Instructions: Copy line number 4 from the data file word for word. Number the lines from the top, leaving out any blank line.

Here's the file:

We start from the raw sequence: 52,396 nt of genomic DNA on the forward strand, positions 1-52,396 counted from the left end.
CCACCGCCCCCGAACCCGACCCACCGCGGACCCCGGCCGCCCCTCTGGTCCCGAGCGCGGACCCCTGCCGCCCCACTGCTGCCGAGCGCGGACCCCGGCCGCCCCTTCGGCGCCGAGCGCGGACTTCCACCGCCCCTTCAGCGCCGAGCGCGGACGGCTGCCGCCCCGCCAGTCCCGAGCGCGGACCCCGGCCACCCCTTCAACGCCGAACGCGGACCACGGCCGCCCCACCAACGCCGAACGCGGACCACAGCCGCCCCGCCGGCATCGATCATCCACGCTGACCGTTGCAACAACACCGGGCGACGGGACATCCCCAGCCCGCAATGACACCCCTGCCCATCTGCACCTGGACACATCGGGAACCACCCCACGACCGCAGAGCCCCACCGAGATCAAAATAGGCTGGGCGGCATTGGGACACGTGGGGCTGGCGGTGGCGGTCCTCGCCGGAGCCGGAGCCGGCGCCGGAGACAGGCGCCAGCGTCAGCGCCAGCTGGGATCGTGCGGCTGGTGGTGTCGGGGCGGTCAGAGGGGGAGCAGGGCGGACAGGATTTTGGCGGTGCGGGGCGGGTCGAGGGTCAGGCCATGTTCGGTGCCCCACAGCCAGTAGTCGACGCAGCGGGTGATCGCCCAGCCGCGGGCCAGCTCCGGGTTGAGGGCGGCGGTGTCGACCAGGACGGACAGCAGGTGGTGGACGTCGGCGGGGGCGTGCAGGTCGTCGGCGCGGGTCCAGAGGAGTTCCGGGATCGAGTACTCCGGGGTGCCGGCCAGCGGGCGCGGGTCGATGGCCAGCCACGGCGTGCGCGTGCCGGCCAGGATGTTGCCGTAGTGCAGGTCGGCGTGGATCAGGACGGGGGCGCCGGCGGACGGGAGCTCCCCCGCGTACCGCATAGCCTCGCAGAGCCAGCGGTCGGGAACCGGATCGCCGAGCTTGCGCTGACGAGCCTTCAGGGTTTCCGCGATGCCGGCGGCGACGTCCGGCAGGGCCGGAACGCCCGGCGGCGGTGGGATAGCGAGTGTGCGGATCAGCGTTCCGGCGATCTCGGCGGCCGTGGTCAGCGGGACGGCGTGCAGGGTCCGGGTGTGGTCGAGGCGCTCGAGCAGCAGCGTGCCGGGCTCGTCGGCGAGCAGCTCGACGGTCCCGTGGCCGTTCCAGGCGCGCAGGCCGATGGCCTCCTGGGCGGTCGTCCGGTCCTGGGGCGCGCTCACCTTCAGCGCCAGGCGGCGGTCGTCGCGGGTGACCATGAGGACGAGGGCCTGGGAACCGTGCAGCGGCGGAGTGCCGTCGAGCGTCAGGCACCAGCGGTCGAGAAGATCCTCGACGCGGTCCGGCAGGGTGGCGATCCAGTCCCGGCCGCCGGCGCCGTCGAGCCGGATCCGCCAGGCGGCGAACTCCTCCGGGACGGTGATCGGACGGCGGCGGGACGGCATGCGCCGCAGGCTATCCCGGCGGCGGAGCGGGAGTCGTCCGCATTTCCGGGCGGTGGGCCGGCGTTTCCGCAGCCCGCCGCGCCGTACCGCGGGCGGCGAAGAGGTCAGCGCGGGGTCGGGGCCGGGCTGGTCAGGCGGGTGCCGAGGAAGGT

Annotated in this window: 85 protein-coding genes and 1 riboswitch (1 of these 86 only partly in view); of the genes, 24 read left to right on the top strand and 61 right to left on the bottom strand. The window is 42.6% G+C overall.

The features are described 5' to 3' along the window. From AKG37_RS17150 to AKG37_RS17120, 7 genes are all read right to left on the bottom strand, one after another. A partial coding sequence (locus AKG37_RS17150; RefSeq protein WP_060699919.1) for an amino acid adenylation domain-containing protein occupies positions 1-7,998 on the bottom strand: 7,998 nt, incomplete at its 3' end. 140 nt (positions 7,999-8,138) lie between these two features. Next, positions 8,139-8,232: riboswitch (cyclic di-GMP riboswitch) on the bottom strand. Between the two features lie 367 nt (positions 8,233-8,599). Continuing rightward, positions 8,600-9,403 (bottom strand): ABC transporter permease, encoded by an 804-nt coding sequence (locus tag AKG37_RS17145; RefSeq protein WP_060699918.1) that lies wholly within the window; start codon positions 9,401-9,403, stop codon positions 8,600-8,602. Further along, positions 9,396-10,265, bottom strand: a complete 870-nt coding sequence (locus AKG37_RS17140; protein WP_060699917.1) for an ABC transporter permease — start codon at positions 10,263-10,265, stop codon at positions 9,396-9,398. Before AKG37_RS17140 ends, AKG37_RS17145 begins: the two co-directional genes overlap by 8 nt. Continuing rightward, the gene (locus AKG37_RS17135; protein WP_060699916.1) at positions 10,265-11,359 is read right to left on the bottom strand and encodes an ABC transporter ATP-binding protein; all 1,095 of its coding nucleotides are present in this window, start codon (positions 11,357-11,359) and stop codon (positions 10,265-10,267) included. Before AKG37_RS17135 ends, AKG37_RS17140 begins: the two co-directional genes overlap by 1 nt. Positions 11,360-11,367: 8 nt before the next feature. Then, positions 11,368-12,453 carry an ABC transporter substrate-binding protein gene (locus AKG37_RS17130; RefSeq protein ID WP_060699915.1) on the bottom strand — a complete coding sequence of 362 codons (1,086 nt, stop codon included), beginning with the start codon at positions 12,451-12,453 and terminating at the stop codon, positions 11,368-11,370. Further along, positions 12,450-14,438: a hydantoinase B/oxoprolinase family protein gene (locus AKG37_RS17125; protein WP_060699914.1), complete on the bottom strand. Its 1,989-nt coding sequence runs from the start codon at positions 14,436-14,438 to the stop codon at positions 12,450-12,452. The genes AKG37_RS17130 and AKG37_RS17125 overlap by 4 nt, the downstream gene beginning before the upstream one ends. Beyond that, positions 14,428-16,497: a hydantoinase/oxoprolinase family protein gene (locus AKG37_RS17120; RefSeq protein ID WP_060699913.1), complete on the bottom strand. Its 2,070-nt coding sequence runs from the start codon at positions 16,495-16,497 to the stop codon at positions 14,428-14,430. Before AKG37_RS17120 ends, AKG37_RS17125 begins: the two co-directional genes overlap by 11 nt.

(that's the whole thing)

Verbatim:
The features are described 5' to 3' along the window. From AKG37_RS17150 to AKG37_RS17120, 7 genes are all read right to left on the bottom strand, one after another. A partial coding sequence (locus AKG37_RS17150; RefSeq protein WP_060699919.1) for an amino acid adenylation domain-containing protein occupies positions 1-7,998 on the bottom strand: 7,998 nt, incomplete at its 3' end. 140 nt (positions 7,999-8,138) lie between these two features. Next, positions 8,139-8,232: riboswitch (cyclic di-GMP riboswitch) on the bottom strand. Between the two features lie 367 nt (positions 8,233-8,599). Continuing rightward, positions 8,600-9,403 (bottom strand): ABC transporter permease, encoded by an 804-nt coding sequence (locus tag AKG37_RS17145; RefSeq protein WP_060699918.1) that lies wholly within the window; start codon positions 9,401-9,403, stop codon positions 8,600-8,602. Further along, positions 9,396-10,265, bottom strand: a complete 870-nt coding sequence (locus AKG37_RS17140; protein WP_060699917.1) for an ABC transporter permease — start codon at positions 10,263-10,265, stop codon at positions 9,396-9,398. Before AKG37_RS17140 ends, AKG37_RS17145 begins: the two co-directional genes overlap by 8 nt. Continuing rightward, the gene (locus AKG37_RS17135; protein WP_060699916.1) at positions 10,265-11,359 is read right to left on the bottom strand and encodes an ABC transporter ATP-binding protein; all 1,095 of its coding nucleotides are present in this window, start codon (positions 11,357-11,359) and stop codon (positions 10,265-10,267) included. Before AKG37_RS17135 ends, AKG37_RS17140 begins: the two co-directional genes overlap by 1 nt. Positions 11,360-11,367: 8 nt before the next feature. Then, positions 11,368-12,453 carry an ABC transporter substrate-binding protein gene (locus AKG37_RS17130; RefSeq protein ID WP_060699915.1) on the bottom strand — a complete coding sequence of 362 codons (1,086 nt, stop codon included), beginning with the start codon at positions 12,451-12,453 and terminating at the stop codon, positions 11,368-11,370. Further along, positions 12,450-14,438: a hydantoinase B/oxoprolinase family protein gene (locus AKG37_RS17125; protein WP_060699914.1), complete on the bottom strand. Its 1,989-nt coding sequence runs from the start codon at positions 14,436-14,438 to the stop codon at positions 12,450-12,452. The genes AKG37_RS17130 and AKG37_RS17125 overlap by 4 nt, the downstream gene beginning before the upstream one ends. Beyond that, positions 14,428-16,497: a hydantoinase/oxoprolinase family protein gene (locus AKG37_RS17120; RefSeq protein ID WP_060699913.1), complete on the bottom strand. Its 2,070-nt coding sequence runs from the start codon at positions 16,495-16,497 to the stop codon at positions 14,428-14,430. Before AKG37_RS17120 ends, AKG37_RS17125 begins: the two co-directional genes overlap by 11 nt.